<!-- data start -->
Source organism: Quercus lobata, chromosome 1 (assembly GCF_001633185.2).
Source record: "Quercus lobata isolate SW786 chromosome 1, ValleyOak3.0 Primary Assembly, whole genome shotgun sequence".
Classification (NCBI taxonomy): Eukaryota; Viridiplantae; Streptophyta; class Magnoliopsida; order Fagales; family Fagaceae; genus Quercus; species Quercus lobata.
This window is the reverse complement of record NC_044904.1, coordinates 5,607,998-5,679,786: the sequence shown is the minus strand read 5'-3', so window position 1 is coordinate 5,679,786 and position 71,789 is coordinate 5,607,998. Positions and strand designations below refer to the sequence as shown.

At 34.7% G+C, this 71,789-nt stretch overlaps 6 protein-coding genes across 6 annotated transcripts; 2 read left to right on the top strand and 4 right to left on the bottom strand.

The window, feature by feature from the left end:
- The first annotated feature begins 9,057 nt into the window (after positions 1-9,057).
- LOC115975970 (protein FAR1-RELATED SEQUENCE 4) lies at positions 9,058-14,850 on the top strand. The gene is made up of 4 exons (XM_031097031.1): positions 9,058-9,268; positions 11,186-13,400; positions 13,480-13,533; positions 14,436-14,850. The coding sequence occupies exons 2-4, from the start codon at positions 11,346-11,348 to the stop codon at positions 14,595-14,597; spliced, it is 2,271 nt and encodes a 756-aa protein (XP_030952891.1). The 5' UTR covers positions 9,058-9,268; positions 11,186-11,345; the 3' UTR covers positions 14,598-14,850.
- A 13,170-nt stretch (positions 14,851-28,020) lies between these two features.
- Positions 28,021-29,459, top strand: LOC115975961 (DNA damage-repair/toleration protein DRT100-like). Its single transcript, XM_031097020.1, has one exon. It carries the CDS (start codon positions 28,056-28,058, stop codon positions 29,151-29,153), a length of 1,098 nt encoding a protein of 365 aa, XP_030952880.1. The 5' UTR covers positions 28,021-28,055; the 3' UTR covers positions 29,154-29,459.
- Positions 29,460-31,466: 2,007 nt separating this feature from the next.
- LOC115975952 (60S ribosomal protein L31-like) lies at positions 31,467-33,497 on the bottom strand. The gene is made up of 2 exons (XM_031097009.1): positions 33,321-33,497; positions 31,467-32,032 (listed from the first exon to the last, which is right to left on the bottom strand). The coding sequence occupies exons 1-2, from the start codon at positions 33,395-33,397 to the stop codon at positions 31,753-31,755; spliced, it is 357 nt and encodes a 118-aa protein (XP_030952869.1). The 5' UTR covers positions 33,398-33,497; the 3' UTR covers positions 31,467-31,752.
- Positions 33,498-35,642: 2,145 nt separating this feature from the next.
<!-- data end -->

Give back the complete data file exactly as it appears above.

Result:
Source organism: Quercus lobata, chromosome 1 (assembly GCF_001633185.2).
Source record: "Quercus lobata isolate SW786 chromosome 1, ValleyOak3.0 Primary Assembly, whole genome shotgun sequence".
Classification (NCBI taxonomy): Eukaryota; Viridiplantae; Streptophyta; class Magnoliopsida; order Fagales; family Fagaceae; genus Quercus; species Quercus lobata.
This window is the reverse complement of record NC_044904.1, coordinates 5,607,998-5,679,786: the sequence shown is the minus strand read 5'-3', so window position 1 is coordinate 5,679,786 and position 71,789 is coordinate 5,607,998. Positions and strand designations below refer to the sequence as shown.

At 34.7% G+C, this 71,789-nt stretch overlaps 6 protein-coding genes across 6 annotated transcripts; 2 read left to right on the top strand and 4 right to left on the bottom strand.

The window, feature by feature from the left end:
- The first annotated feature begins 9,057 nt into the window (after positions 1-9,057).
- LOC115975970 (protein FAR1-RELATED SEQUENCE 4) lies at positions 9,058-14,850 on the top strand. The gene is made up of 4 exons (XM_031097031.1): positions 9,058-9,268; positions 11,186-13,400; positions 13,480-13,533; positions 14,436-14,850. The coding sequence occupies exons 2-4, from the start codon at positions 11,346-11,348 to the stop codon at positions 14,595-14,597; spliced, it is 2,271 nt and encodes a 756-aa protein (XP_030952891.1). The 5' UTR covers positions 9,058-9,268; positions 11,186-11,345; the 3' UTR covers positions 14,598-14,850.
- A 13,170-nt stretch (positions 14,851-28,020) lies between these two features.
- Positions 28,021-29,459, top strand: LOC115975961 (DNA damage-repair/toleration protein DRT100-like). Its single transcript, XM_031097020.1, has one exon. It carries the CDS (start codon positions 28,056-28,058, stop codon positions 29,151-29,153), a length of 1,098 nt encoding a protein of 365 aa, XP_030952880.1. The 5' UTR covers positions 28,021-28,055; the 3' UTR covers positions 29,154-29,459.
- Positions 29,460-31,466: 2,007 nt separating this feature from the next.
- LOC115975952 (60S ribosomal protein L31-like) lies at positions 31,467-33,497 on the bottom strand. The gene is made up of 2 exons (XM_031097009.1): positions 33,321-33,497; positions 31,467-32,032 (listed from the first exon to the last, which is right to left on the bottom strand). The coding sequence occupies exons 1-2, from the start codon at positions 33,395-33,397 to the stop codon at positions 31,753-31,755; spliced, it is 357 nt and encodes a 118-aa protein (XP_030952869.1). The 5' UTR covers positions 33,398-33,497; the 3' UTR covers positions 31,467-31,752.
- Positions 33,498-35,642: 2,145 nt separating this feature from the next.